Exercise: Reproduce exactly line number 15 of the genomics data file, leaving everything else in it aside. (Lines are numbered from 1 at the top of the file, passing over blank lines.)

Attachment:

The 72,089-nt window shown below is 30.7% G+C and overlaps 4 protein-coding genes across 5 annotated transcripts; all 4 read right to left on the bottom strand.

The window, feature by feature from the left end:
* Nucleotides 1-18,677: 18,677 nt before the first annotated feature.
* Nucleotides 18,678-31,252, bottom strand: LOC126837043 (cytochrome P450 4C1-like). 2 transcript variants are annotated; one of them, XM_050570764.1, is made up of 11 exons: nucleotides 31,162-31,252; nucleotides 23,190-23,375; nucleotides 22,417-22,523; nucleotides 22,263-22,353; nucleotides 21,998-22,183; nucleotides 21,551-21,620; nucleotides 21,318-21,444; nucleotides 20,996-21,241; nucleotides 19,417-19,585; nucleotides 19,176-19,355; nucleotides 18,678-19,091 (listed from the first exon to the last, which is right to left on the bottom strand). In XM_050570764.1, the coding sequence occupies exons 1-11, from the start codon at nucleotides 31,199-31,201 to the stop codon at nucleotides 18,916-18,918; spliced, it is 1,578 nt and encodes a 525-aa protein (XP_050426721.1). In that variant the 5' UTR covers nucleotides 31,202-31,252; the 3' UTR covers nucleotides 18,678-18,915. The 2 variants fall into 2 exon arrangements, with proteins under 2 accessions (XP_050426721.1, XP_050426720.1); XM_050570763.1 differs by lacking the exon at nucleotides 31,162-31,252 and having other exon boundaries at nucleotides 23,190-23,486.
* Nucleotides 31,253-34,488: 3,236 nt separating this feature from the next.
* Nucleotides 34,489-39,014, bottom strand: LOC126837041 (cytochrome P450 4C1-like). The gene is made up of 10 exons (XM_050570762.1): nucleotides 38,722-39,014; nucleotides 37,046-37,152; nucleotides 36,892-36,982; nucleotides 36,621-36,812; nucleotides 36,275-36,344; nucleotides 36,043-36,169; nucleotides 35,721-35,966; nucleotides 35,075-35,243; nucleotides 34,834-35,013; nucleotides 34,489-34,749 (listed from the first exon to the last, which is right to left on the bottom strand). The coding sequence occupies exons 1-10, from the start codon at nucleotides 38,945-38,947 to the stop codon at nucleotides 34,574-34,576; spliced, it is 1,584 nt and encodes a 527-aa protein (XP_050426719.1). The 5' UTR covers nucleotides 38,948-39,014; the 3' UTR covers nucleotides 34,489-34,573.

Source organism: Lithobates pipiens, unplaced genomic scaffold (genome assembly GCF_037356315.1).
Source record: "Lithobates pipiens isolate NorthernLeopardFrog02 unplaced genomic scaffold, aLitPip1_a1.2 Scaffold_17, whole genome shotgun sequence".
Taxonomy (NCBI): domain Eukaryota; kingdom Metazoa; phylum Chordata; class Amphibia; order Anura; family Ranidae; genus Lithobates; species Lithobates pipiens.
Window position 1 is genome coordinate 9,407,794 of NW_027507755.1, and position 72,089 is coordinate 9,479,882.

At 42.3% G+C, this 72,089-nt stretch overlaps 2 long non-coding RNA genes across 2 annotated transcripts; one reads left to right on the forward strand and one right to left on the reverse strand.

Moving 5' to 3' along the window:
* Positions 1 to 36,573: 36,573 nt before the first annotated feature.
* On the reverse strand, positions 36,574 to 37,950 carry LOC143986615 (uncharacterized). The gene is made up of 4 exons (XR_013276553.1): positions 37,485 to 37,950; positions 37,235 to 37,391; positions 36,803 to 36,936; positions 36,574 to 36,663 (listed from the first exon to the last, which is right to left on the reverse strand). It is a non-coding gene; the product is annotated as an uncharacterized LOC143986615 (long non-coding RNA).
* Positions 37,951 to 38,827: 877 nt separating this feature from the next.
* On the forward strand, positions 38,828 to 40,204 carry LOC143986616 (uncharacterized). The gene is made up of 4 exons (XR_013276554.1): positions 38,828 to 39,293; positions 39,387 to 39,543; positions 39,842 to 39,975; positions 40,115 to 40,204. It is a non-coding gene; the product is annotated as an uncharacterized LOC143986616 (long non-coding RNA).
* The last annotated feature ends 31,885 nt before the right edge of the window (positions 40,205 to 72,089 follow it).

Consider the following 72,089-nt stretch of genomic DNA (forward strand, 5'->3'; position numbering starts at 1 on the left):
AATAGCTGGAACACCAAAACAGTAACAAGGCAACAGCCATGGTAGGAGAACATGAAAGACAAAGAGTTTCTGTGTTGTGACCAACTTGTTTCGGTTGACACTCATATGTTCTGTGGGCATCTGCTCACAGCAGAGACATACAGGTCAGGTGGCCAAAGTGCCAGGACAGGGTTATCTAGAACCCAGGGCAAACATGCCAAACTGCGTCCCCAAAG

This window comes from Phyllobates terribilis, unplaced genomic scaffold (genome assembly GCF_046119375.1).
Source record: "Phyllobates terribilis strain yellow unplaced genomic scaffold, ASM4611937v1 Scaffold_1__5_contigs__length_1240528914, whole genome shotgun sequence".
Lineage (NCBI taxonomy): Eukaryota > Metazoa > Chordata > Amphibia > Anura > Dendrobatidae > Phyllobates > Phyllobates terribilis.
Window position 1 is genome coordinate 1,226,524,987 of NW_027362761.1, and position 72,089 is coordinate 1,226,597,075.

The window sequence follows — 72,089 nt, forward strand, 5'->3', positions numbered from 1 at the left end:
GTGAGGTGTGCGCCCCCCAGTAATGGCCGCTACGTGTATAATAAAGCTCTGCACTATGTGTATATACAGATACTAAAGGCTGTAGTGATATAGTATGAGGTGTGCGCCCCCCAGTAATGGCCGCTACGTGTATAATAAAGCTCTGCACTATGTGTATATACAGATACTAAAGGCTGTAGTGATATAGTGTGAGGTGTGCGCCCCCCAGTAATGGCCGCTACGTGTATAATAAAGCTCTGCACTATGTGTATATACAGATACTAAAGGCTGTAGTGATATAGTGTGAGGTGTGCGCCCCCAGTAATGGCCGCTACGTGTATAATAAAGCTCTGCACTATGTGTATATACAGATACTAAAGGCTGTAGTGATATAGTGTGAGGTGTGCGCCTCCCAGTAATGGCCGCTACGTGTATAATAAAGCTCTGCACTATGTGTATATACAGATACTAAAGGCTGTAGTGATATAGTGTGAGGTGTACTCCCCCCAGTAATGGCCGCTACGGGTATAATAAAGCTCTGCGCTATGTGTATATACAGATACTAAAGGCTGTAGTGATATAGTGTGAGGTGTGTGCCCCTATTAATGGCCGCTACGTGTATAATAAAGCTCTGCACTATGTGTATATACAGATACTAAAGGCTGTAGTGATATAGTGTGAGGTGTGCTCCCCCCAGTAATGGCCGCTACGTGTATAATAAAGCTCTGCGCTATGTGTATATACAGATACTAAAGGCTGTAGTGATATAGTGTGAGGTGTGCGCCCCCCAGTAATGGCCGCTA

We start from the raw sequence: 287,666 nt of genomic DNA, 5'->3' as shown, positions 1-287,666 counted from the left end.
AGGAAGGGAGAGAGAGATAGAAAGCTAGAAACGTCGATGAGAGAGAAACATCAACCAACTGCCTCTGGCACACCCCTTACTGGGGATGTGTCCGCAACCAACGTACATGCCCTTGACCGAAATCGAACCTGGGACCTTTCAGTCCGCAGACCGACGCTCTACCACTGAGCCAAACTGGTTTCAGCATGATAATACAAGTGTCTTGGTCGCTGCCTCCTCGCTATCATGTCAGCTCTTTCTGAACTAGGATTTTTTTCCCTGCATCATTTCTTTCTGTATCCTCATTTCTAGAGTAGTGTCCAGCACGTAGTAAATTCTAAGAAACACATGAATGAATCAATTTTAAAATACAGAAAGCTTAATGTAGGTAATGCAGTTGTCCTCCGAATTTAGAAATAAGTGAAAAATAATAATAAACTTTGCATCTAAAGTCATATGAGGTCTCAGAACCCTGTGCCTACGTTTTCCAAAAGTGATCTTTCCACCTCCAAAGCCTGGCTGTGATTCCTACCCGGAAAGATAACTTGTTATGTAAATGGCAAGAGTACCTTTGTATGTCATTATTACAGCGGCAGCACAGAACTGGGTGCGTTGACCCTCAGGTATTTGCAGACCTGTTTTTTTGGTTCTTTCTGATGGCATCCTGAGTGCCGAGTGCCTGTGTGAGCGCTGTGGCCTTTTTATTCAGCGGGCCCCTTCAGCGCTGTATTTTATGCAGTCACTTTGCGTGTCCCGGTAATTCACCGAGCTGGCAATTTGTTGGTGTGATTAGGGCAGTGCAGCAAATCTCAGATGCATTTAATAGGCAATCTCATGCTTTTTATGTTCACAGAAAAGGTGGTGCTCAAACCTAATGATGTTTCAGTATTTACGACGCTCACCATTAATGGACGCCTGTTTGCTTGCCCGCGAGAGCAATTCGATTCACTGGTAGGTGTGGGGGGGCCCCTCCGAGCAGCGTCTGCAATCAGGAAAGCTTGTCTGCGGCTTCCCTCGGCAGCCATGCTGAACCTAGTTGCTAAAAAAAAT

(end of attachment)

* Positions 37,951 to 38,827: 877 nt separating this feature from the next.